This research was originally published in 1998 by Rajashri G. Despande, Mahfuz B. Khan and Caroline Attardo Genco.
We have curated this article as a reference point for The Larkin Protocol.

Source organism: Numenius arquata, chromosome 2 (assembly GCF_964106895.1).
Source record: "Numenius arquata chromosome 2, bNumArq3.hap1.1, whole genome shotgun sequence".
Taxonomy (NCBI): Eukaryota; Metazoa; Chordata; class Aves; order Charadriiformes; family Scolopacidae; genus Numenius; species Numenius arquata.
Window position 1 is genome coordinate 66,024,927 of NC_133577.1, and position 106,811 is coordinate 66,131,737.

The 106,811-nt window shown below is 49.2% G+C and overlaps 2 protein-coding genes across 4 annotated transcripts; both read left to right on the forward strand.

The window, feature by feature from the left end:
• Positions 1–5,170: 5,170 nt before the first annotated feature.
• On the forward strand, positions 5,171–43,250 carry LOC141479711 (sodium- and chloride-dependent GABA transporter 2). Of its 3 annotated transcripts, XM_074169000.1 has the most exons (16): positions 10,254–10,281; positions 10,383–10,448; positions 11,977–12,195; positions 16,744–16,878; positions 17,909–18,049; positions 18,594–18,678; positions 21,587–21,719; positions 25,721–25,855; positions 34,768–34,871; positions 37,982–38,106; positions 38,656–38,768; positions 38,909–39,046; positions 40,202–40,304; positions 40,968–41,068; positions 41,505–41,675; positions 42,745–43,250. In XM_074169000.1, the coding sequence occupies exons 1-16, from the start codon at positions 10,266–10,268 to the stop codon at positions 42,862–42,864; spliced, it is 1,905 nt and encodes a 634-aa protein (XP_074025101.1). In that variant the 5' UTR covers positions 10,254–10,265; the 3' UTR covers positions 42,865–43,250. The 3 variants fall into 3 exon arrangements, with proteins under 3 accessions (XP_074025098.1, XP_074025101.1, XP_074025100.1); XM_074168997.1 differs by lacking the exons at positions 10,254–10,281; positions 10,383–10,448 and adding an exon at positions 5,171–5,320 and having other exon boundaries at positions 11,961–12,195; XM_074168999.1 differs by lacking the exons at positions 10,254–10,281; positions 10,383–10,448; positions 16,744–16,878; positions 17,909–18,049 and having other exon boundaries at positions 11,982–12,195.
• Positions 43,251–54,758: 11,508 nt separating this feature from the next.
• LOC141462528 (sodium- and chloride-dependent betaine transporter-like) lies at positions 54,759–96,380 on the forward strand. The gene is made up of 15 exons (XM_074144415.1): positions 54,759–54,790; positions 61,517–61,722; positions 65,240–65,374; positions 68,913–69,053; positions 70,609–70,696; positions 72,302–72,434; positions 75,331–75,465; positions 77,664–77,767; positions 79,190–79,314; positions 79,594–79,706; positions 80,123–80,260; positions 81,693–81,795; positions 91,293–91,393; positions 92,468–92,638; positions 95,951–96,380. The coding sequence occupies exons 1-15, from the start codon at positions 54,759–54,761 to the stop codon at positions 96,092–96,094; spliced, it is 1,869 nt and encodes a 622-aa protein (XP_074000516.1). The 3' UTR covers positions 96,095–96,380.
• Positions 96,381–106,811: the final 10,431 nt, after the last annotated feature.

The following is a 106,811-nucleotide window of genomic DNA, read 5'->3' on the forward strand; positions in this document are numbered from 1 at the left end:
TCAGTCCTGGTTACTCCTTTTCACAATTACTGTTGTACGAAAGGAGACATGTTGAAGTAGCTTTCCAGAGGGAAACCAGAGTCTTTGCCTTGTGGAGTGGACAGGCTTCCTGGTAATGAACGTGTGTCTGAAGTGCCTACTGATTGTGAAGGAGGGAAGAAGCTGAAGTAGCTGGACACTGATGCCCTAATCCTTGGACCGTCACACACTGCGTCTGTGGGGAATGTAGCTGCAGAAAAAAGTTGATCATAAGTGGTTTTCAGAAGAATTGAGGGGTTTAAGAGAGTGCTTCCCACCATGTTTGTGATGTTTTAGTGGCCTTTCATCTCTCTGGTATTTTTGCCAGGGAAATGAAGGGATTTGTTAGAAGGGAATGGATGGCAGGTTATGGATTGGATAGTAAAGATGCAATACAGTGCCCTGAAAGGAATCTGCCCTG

Invasion of host cells is believed to be an important strategy utilized by a number of pathogens, which affords them protection from the host immune system. The connective tissues of the periodontium are extremely well vascularized, which allows invading microorganisms, such as the periodontal pathogen Porphyromonas gingivalis, to readily enter the bloodstream. However, the ability of P. gingivalis to actively invade endothelial cells has not been previously examined. In this study, we demonstrate that P. gingivalis can invade bovine and human endothelial cells as assessed by an antibiotic protection assay and by transmission and scanning electron microscopy. P. gingivalis A7436 was demonstrated to adhere to and to invade fetal bovine heart endothelial cells (FBHEC), bovine aortic endothelial cells (BAEC), and human umbilical vein endothelial cells (HUVEC). Invasion efficiencies of 0.1, 0.2, and 0.3% were obtained with BAEC, HUVEC, and FBHEC, respectively. Invasion of FBHEC and BAEC by P. gingivalis A7436 assessed by electron microscopy revealed the formation of microvillus-like extensions around adherent bacteria followed by the engulfment of the pathogen within vacuoles. Invasion of BAEC by P. gingivalis A7436 was inhibited by cytochalasin D, nocodazole, staurosporine, protease inhibitors, and sodium azide, indicating that cytoskeletal rearrangements, protein phosphorylation, energy metabolism, and P. gingivalis proteases are essential for invasion. In contrast, addition of rifampin, nalidixic acid, and chloramphenicol had little effect on invasion, indicating that bacterial RNA, DNA, and de novo protein synthesis are not required for P. gingivalis invasion of endothelial cells. Likewise de novo protein synthesis by endothelial cells was not required for invasion by P. gingivalis. P. gingivalis 381 was demonstrated to adhere to and to invade BAEC (0.11 and 0.1% efficiency, respectively). However, adherence and invasion of the corresponding fimA mutant DPG3, which lacks the major fimbriae, was not detected. These results indicate that P. gingivalis can actively invade endothelial cells and that fimbriae are required for this process. P. gingivalis invasion of endothelial cells may represent another strategy utilized by this pathogen to thwart the host immune response.